The guys in this picture are digging up a dead body.
Somehow this is socially acceptable. And not only is it socially acceptable to dig up dead things, modern day teachers think that it is very important to teach kids everything there is to know about a bunch of stuff that happened a long time ago.
Preschools are focused on teaching kids these big words like cretaceous and tyrannosaurus and coelophysis. Why is it so important to learn about dinosaurs? They are dead. This is a bunch of useless information unless your kid is someday going to grow up and be a paleontologist. Is there really a need for paleontologists in our society?
I have heard that there is a shortage of physicians. The reason why there is a shortage of physicians is because medical school is extremely hard to get into and the classes are so insanely difficult that no normal person can pass them. Maybe it wouldn’t be so hard if teachers would introduce organic chemistry and medical terminology in preschool instead of teaching the kids about rock formations in Afghanistan and the infrastructure of beehive colonies.
My kids spent a month last year learning about owl droppings and bat caves. It’s okay to observe and study digested mouse skeletons, but it’s not okay to study dead humans.
Okay, so like, a few years ago I was talking to this girl and she told me that her brother wanted to be a doctor, but he couldn’t pass all the classes he needed to be accepted. There were loads of other people in the class with him, that had no trouble at all passing these classes and they didn’t really have to study as hard as her brother.
So it got me thinking. There is massive quantities of information that have to be learned all at once in order to get a college degree that allows you to get a job doing anything that will make you a high income in a job that is actually quite meaningful and beneficial to society. Why not just learn all the vocabulary when you are a kid and have all the time in the world, and then later on, medical school will be easy.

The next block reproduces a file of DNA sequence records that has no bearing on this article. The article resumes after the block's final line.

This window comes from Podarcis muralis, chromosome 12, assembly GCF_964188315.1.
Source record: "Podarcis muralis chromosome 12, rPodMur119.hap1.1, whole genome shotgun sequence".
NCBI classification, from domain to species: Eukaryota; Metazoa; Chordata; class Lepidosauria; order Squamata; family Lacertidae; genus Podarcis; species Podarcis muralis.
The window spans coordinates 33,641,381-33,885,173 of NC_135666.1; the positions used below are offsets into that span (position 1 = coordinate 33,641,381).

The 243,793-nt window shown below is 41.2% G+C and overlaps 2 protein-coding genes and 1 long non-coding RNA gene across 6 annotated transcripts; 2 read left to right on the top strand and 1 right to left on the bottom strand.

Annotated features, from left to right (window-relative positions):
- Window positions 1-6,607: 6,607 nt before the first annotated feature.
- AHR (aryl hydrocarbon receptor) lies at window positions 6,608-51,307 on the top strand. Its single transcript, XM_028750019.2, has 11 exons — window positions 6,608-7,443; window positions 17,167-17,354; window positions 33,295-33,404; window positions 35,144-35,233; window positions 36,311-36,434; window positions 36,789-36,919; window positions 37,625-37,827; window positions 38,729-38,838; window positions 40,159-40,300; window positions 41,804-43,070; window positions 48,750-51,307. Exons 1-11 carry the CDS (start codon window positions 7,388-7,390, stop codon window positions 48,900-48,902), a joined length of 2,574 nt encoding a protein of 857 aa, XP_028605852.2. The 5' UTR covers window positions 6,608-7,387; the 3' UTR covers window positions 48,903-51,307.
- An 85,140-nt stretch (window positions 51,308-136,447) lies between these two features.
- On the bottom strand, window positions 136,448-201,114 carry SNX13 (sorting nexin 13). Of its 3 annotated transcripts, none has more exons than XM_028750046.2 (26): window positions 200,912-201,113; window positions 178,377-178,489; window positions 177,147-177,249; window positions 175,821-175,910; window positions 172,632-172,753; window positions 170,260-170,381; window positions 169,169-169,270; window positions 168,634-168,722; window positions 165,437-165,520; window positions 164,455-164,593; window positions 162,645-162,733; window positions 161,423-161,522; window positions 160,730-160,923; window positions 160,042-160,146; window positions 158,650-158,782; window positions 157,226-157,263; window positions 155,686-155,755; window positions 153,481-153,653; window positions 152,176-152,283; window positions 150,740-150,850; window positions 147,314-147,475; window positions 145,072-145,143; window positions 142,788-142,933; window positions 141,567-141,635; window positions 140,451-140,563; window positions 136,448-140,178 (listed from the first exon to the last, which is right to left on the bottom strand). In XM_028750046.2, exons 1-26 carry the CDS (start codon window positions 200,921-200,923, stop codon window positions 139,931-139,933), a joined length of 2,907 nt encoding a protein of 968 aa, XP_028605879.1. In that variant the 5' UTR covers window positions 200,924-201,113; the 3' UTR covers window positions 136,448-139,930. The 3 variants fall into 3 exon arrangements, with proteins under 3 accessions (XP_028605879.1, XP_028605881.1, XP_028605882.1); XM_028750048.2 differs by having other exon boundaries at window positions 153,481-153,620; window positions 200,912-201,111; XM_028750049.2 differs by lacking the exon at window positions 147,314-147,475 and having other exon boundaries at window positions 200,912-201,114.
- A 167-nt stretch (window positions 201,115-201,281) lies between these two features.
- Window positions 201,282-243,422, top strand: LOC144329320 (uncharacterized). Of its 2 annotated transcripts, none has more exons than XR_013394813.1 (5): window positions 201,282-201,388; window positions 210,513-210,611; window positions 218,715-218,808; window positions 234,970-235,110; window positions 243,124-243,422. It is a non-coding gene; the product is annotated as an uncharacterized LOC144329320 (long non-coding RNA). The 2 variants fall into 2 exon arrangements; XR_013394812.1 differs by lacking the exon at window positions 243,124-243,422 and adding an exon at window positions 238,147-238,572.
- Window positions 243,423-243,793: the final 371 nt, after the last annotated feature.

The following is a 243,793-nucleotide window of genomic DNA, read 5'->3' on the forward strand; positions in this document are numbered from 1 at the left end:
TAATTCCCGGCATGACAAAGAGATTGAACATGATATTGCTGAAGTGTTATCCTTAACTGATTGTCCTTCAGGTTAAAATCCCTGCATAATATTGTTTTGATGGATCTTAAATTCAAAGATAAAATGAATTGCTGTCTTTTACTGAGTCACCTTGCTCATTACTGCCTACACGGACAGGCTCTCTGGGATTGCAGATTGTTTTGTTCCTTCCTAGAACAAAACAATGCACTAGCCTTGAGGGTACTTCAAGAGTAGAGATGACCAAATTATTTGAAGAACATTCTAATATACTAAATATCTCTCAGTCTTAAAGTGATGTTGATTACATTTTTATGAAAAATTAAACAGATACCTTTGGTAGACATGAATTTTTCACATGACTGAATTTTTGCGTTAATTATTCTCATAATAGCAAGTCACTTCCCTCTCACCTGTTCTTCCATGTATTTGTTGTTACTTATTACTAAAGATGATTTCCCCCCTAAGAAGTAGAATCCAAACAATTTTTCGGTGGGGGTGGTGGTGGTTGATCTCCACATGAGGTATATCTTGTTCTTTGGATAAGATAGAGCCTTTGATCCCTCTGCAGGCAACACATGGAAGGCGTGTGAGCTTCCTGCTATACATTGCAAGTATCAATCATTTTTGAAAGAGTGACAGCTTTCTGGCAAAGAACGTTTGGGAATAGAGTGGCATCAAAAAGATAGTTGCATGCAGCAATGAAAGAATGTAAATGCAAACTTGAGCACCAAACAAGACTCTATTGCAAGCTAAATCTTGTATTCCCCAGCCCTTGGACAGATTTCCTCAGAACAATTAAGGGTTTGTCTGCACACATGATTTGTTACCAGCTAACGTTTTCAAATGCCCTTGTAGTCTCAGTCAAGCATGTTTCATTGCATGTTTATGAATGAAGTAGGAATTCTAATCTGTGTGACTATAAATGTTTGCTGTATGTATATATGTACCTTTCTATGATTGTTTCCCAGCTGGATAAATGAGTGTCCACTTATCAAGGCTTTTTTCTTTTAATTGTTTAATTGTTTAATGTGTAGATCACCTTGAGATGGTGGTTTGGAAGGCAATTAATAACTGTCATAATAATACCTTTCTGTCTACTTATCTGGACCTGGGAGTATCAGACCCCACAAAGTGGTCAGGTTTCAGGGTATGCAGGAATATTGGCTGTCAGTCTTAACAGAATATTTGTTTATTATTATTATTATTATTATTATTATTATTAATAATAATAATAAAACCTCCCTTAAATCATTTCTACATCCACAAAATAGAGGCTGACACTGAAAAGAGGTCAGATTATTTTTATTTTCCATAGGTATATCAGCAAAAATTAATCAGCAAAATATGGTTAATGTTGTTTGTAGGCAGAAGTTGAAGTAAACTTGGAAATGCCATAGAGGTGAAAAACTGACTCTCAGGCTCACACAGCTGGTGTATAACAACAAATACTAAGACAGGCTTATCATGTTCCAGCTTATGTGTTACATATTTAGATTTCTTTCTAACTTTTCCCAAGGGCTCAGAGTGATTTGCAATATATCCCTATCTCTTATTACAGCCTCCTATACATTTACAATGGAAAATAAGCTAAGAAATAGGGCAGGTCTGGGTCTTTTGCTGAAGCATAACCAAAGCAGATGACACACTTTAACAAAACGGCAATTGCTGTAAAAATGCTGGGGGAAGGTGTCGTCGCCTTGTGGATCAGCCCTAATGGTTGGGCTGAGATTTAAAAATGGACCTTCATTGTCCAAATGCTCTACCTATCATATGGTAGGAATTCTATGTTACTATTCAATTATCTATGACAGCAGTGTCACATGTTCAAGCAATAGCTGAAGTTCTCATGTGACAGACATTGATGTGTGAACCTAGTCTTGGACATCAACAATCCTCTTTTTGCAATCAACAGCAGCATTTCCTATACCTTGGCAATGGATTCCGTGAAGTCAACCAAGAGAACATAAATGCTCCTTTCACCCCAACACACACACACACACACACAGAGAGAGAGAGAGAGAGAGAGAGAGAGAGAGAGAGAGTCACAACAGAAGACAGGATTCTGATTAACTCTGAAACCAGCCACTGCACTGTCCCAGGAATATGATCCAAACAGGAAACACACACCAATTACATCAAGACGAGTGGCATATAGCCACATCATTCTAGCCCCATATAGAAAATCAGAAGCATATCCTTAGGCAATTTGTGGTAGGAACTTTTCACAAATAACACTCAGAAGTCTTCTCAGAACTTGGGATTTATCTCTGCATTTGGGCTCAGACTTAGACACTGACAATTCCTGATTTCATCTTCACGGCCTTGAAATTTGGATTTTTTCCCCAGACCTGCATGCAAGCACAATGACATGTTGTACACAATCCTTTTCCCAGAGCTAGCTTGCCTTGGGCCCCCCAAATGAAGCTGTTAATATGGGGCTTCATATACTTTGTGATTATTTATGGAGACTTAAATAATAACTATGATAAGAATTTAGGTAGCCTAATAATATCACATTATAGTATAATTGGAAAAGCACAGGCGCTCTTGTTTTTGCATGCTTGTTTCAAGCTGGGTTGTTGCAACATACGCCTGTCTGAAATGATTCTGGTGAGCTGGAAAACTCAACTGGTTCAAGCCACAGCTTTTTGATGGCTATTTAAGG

Dorsal scapular vein. Guess where that is? Is that a hard word to say. If a kid talks about a triceradon, it’s cute. But if they say subclavian vein, or Ileocolic artery, then people think it’s sick and horrible. Kids should not be taught anatomy.
When my twins were just a couple months old, my friend Dottie asked if I wanted to go to the Bodies Exhibit. She offered to watch the twins, but I really didn’t trust her with them. She freaks me out. So I decided that we should all
The people in the exhibit were annoyed that some white trash mother and all of her kids were at the exhibit. It was a quiet serene place filled with students who would one day be doctors. I did not feel welcome there with my double stroller. I especially felt unwelcome when the twins started crying and I had to sit down and nurse them.
Everyone I knew I was scandalized that I would take my young children to see such a morbid exhibit.
I bought several books there, and from time to time, my kids gets these books out. They look at the pictures and I read them the terminology and describe to them the inner workings of the human body.
If your kid wants to be a meteorologist, it’s perfectly fine if you study the weather together. If your kid wants to be a geologist, it’s fine teaching him about sedimentary rock and slate. But don’t get him prepared to be a doctor, unless you are a doctor or in the medical field. That’s just wrong.
I realize that teaching my children vast quantities of useful information such as this is going to screw them up in the worst way. I need to teach my kids about the crystal formations of snowflakes by cutting shapes from notebook paper. I need to teach my kids about ecology and conservation by buying workbooks on the environment.
It is very important to teach my kids about dinosaurs, geology, butterflies. I need to sit down with my kids and make macaroni art and paper mache’. I should have listened to them.
Now look what’s happened. My son has grown old before his time! And it’s from letting him read from anatomy books. The doctors say that it’s irreversible.
Due to the over stimulation in the choroid plexus of the 4th ventricle of the brain, the hypoglossal nerve was overreacted triggering the pituitary gland to stimulate hair follicles into rapid growth.